Consciousness and Aging

It made me think of Phyllis Gotlieb’s Death’s Head

at 3 a.m. I run my tongue
around my teeth (take in a breath)
(give out a breath) take one more step
approaching death. my teeth are firm
and hard and white (take in a breath)
incisors bite and molars grind
(give out a breath) the body lying
next to mine is sweet and warm
I’ve heard that worms (take in a breath)
don’t really eat (give out a breath)
the coffin meat of human kind
and if they did I wouldn’t mind
that’s what I heard (take in a breath)
(and just in time) I think it’s all
a pack of lies. I know my flesh
will end in slime. the streets are mean
and full thieves. the children in
the sleeping rooms (give out a breath)
walk narrowly upon my heart
the animal beneath the cloth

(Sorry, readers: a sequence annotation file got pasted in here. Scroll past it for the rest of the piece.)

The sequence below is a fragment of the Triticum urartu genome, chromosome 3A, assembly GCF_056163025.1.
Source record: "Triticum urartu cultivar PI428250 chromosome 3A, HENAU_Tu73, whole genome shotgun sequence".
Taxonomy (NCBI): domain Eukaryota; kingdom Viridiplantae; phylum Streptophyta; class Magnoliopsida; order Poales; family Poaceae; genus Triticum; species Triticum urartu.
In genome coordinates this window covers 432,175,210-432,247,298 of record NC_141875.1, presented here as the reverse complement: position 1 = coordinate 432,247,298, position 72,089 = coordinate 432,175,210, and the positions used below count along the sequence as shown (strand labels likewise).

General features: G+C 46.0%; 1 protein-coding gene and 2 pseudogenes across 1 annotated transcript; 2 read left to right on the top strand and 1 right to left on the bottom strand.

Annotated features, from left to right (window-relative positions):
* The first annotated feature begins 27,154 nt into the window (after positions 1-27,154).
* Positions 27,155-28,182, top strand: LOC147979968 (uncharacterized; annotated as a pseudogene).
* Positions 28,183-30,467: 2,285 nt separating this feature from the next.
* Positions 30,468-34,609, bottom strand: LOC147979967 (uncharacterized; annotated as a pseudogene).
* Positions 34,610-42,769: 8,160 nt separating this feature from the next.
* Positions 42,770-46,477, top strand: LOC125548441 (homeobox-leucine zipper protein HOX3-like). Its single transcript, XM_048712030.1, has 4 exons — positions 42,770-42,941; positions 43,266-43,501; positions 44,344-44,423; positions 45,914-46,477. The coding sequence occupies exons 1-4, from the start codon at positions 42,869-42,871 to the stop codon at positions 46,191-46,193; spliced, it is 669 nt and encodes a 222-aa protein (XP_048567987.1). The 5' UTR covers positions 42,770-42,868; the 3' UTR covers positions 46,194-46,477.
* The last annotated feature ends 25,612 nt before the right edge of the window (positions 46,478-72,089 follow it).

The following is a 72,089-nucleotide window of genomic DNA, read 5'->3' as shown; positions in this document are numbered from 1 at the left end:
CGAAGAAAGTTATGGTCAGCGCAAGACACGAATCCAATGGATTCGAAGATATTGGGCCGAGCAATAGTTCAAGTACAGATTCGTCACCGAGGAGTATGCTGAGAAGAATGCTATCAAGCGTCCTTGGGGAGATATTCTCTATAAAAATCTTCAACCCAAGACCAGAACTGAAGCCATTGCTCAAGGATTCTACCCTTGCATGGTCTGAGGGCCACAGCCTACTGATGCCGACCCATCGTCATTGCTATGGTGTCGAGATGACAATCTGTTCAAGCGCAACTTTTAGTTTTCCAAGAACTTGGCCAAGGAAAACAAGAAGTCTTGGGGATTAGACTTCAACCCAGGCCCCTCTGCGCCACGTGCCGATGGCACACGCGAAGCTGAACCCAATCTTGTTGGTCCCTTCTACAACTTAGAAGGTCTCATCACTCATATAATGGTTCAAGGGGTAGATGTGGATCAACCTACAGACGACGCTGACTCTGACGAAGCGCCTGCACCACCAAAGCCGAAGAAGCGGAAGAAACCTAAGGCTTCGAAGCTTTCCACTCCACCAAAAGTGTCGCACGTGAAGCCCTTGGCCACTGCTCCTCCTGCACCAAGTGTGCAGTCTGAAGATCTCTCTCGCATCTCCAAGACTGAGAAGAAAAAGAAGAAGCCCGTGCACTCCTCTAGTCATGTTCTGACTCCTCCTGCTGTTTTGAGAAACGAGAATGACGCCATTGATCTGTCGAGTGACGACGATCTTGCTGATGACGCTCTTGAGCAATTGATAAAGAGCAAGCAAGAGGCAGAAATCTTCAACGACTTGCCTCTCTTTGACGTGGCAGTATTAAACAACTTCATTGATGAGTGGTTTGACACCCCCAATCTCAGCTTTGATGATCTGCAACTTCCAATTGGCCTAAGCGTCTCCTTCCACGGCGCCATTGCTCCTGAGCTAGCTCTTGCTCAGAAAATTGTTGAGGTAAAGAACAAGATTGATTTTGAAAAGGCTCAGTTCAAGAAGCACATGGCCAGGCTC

submerged rises to any bait
of lust or fury, love or hate
(take in a breath) my orbic skull
is eminently frangible
so delicate a shell to keep
my brains from spillage still my breath
goes in and out and nearer death


and yet I seem to get to sleep


Most of Gotlieb’s poetry is free verse. Because of that I’d assumed this was, until a student in my poetry structure class insisted it was iambic tetrametre, and I heard the rhythm of breath, and the uneven gasping at hard awarenesses. Consciousness is difficult and painful.


Joan Vinall-Cox, PhD
JNthWEB Consulting –
Social Media & Learning

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